Telecom companies have received several warnings, a temporary ban from the regulator and customer complaints over unsolicited messages. For one customer, Peter Magelah Gwayaka, this has not been effective. He has opted to sue Uganda’s largest telecom company, MTN for sending text messages he had not requested for or subscribed too.
The civil suit was filed on 8th July 2014 in the High Court Nakawa.
Magelah, represented by the Center for Legal Aid Uganda, in the suit accuses MTN Uganda of “willfully or recklessly” sending unsolicited messages even after he complained to the company. MTN Uganda is also accused of disregarding the law by constantly sending these messages to a customer, which in the suit is described as interference in private means of communications. This has been described as being in “breach of constitutional and statutory duty.”
The Uganda Communications Commission (UCC) in June 2014 issued a temporary ban on promotional text messages by telecom companies. The fine print of that ban is mainly on promotions requesting customers to subscribe for services, free airtime, free calls and bonus airtime among others.
UCC said it had placed this ban because telecom companies were failing to deliver on quality of service, as required by the regulator. UCC’s action was also as a result of the customer complaints.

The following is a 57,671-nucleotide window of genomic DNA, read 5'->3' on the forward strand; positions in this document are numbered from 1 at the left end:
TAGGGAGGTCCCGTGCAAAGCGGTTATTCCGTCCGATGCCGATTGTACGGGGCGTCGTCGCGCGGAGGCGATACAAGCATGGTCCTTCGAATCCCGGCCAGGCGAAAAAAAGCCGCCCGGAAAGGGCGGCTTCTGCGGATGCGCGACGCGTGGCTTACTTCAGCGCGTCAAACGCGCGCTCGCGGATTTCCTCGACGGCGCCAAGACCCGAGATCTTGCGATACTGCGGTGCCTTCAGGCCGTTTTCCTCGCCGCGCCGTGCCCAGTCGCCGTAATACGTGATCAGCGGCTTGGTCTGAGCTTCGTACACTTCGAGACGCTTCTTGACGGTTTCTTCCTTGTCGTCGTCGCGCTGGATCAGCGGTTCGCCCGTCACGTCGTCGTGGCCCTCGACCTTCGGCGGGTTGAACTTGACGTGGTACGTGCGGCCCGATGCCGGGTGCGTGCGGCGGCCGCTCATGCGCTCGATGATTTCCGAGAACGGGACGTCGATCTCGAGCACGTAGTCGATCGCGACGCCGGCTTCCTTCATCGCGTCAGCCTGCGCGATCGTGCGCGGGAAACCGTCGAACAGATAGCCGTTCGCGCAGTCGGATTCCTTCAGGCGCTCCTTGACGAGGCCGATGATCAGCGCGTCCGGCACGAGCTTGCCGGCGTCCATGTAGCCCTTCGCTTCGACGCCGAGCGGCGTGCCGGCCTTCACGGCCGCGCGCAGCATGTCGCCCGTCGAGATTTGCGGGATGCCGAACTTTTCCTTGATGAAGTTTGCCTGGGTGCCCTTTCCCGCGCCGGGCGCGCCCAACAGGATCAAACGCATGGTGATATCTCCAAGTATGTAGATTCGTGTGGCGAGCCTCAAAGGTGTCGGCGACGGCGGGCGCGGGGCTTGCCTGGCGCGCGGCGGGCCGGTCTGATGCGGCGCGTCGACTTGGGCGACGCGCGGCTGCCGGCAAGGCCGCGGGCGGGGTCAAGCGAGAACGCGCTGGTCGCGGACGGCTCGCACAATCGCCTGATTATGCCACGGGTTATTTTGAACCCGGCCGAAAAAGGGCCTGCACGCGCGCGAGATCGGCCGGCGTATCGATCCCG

However, UCC did not ban are other text messages mainly provided by third party companies.
Customers are still complaining even after the ban. In the suit, Magelah claims that reading these messages wastes his time, drains his phone battery, congests his inbox and sometimes he incurs the cost. There is also a claim that he has suffered from “anger, anxiety, annoyance, illness, mental distress and inconvenience among other troubles.”
In June 2014, five customers sued telecom companies and UCC over poor quality of service and unsolicited messages. However, using Section 29 of the Electronic Transactions Act 2011, the telecoms have had a clear line of defense. The section states that a “service provider shall not be subject to civil or criminal liability in respect of third-party material which is in the form of electronic records to which he or she merely provides access.” In this current suit, however, all the messages indicated all came from the service provider, MTN Uganda.
The suit is also based on unprecedented evidence obtained using social media site, Twitter. Various message exchanges between MTNUgandaCare – the official Twitter account of MTN Uganda – and Peter Magelah are indicated the suit.
UCC has never imposed any financial penalty or revoked a license of a telecom for poor services. For the last two years, UCC has been waiting for approval for guidelines on fines and penalties.
MTN Uganda has been given 15days to have filed a response to the suit. It was not available for a comment on whether they were working on a response.